The midday sun cut just below his hairline. He stropped his razor, and holding his face in the palm of his left hand ran it across his beard. When he was a boy a Jehovah’s Witness told him that shaving would make his beard thicker. The Jehovah’s Witness stayed in town for a fortnight waiting for the shoemaker to remove a nail from his shoe. He wore calfskin wingtips. He had to shift his pamphleteer’s bag from one hip to the other. If there was a heaven he’d find it on his own. His uncle said the Bible blackmailed sinners and was full of consonant names. ‘I witness nothing’ said his uncle. ‘and even if I did it wouldn’t change a damn thing’. The Witness left behind traces of himself that would not become evident until the tertiary stage. Those who had been touched by the Witness fell ill, the disease progressing painfully. In the pamphlets he left behind there were prohibitions against self-pleasuring and sex with beasts. He was accused of having sex with beasts. ‘Have you no respect for the Sabbath!’ ‘We are Christian not Jews. The Sabbath means nothing to us’.

When he was five he had a steel rod fastened between his legs to keep them from bowing. The metal rod was attached to a plaster cast that went from his waist to his ankles. He was found with twelve cents stitched to the inside of his coat pocket.

There was a rumor circulating that syphilis was found in the stomach of a dead woman. The hospital where the corpse was taken was burned to the ground as a precaution. He carried a trenching tool with him tied to his back. If need be he could use it to excavate things or as protection against vagrants. Her mother told her never to trust her father.

She fell madly in love with a butcher with rotten teeth and a hooked nose. She kissed him with her eyes closed. The butcher’s uncle Ignatius worked as a snake-handler for a traveling Episcopalian mission. The butcher’s father, a Presbyterian, had no patience for Episcopalians. The butcher was known to slice through a bull’s scrotum without blinking an eye, blood splatter collecting in the folds of his apron.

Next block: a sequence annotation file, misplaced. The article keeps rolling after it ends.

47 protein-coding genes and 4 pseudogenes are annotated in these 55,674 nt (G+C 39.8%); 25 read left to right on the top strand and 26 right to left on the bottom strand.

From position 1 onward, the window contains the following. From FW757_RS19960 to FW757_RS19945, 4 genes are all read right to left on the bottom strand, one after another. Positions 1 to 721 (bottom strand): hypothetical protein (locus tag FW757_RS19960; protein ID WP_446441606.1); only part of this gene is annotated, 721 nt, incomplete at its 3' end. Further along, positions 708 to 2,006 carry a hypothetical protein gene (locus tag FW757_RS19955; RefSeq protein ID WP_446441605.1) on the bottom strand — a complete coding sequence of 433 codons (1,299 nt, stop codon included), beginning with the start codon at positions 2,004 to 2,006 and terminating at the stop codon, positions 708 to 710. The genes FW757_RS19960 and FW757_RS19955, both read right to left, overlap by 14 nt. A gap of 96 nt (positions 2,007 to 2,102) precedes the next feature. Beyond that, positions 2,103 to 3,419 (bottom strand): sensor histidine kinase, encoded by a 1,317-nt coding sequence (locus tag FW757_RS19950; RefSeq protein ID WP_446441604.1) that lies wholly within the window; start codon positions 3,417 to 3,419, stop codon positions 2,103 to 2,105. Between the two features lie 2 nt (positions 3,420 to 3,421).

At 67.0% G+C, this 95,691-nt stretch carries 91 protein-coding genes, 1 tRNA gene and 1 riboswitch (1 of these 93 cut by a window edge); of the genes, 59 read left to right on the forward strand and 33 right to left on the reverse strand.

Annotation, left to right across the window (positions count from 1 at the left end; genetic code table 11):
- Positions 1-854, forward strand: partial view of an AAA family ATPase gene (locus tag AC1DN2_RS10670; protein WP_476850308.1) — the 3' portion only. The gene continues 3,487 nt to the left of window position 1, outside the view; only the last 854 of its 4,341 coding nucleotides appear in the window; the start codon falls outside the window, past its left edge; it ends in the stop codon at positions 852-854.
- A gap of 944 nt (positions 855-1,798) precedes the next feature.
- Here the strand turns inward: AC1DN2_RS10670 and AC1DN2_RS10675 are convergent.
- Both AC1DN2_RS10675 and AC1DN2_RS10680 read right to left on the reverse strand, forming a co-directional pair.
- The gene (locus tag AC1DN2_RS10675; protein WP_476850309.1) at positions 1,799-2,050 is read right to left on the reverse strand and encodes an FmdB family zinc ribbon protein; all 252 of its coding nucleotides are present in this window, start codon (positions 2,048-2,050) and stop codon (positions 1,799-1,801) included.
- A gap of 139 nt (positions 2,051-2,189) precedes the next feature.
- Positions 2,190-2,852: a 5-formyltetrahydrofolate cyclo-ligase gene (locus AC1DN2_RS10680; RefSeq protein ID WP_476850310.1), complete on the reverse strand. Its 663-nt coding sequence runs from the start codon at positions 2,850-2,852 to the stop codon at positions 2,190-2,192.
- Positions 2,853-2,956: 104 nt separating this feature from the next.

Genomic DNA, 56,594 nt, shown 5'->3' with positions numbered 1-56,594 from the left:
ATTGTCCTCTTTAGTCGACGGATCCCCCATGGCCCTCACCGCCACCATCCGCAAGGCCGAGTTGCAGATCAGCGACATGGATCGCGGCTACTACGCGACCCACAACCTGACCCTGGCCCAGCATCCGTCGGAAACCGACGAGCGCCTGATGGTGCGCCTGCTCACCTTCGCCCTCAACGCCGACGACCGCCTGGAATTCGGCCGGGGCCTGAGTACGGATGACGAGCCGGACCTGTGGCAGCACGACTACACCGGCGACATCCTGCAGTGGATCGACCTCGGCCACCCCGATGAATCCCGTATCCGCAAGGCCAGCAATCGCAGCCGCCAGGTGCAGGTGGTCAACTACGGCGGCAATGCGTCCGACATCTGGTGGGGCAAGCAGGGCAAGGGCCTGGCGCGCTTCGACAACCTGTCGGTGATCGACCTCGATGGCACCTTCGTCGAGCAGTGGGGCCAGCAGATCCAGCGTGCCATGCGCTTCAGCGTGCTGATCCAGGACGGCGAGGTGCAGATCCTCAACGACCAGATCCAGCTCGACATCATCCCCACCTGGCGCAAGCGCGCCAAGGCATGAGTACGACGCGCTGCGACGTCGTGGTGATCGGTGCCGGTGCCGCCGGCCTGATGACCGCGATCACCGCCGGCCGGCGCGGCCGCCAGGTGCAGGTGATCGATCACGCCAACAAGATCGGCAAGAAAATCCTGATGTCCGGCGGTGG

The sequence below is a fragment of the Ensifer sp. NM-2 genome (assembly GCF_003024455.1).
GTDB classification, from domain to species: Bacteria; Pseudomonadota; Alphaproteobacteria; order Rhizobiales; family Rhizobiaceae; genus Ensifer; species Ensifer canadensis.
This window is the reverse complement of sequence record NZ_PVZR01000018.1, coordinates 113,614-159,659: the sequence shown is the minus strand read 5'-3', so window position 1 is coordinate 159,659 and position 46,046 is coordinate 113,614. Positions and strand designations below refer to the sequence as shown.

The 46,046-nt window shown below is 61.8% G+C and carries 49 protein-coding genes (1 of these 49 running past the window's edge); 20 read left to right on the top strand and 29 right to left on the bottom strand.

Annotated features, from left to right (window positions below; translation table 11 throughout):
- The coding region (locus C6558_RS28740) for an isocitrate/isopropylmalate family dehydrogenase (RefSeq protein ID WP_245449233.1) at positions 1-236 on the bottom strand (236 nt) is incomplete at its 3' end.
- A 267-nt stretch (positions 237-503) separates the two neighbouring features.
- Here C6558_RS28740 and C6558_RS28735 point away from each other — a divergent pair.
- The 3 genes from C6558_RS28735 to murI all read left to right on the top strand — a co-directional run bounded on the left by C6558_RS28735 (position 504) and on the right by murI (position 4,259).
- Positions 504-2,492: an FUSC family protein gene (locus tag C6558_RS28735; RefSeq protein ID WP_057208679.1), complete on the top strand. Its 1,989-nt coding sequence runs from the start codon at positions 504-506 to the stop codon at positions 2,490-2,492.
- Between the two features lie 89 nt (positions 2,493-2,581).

His grandfather celebrated the bicentenary of Parnell’s birth with a fist-fight with a Presbyterian minister.

Her great grandfather, a phrenologist, measured people’s heads to establish whether they were dullard’ll or stupid. He set up in cafes and soda shops, laying out his measuring kit on a table at the back next to the commode. He was well disciplined in the sciences, having learned phrenology at time when it was still being practiced in asylums and mental hospitals. They came to see her great grandfather hoping that he could cure them of headaches and craniofacial abnormalities. Fed up with their child’s simple-mindedness parents allowed her great grandfather to bore a hole in their child’s skull, the child leaving worse off than when it came.

The two Romanian sisters lived in a cottage with their crippled half-sister. The half-sister had lost all sense of balance needing both half-sisters to help her get around, each taking hold of an arm and steadying her one step at a time until she reached her destination. She fell down often. He was acquainted with the sisters and the half-sister, having met them at the church bazaar the year previous. Unlike the bow legged man who avoided the sisters at all cost, he saw no harm in greeting them whenever their paths crossed. The half-sister sister had yet to figure out a way to sleep on her back without falling to the floor. He met the sisters lamping for night-crawlers in the park behind the aqueduct. They exchanged un-pleasantries, the sisters saying ex pluribus minatory. He had a pocketful of IOU’s he had no intention of honoring.

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"Poetry is the short-circuiting of meaning between words, the impetuous regeneration of primordial myth". Bruno Schulz